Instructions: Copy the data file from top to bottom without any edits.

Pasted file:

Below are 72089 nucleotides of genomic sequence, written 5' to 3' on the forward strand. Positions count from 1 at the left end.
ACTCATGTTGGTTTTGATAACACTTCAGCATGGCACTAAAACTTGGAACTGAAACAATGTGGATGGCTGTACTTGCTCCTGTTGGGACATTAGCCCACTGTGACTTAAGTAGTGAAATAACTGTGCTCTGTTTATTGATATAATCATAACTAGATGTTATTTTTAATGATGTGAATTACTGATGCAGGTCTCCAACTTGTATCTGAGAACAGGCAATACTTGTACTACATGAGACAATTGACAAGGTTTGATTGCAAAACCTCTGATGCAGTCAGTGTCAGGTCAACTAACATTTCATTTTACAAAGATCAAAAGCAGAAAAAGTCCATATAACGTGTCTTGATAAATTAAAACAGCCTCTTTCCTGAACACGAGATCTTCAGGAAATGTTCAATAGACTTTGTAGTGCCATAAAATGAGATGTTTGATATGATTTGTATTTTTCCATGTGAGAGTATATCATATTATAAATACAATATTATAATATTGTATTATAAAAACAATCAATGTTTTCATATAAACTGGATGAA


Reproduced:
Below are 72089 nucleotides of genomic sequence, written 5' to 3' on the forward strand. Positions count from 1 at the left end.
ACTCATGTTGGTTTTGATAACACTTCAGCATGGCACTAAAACTTGGAACTGAAACAATGTGGATGGCTGTACTTGCTCCTGTTGGGACATTAGCCCACTGTGACTTAAGTAGTGAAATAACTGTGCTCTGTTTATTGATATAATCATAACTAGATGTTATTTTTAATGATGTGAATTACTGATGCAGGTCTCCAACTTGTATCTGAGAACAGGCAATACTTGTACTACATGAGACAATTGACAAGGTTTGATTGCAAAACCTCTGATGCAGTCAGTGTCAGGTCAACTAACATTTCATTTTACAAAGATCAAAAGCAGAAAAAGTCCATATAACGTGTCTTGATAAATTAAAACAGCCTCTTTCCTGAACACGAGATCTTCAGGAAATGTTCAATAGACTTTGTAGTGCCATAAAATGAGATGTTTGATATGATTTGTATTTTTCCATGTGAGAGTATATCATATTATAAATACAATATTATAATATTGTATTATAAAAACAATCAATGTTTTCATATAAACTGGATGAA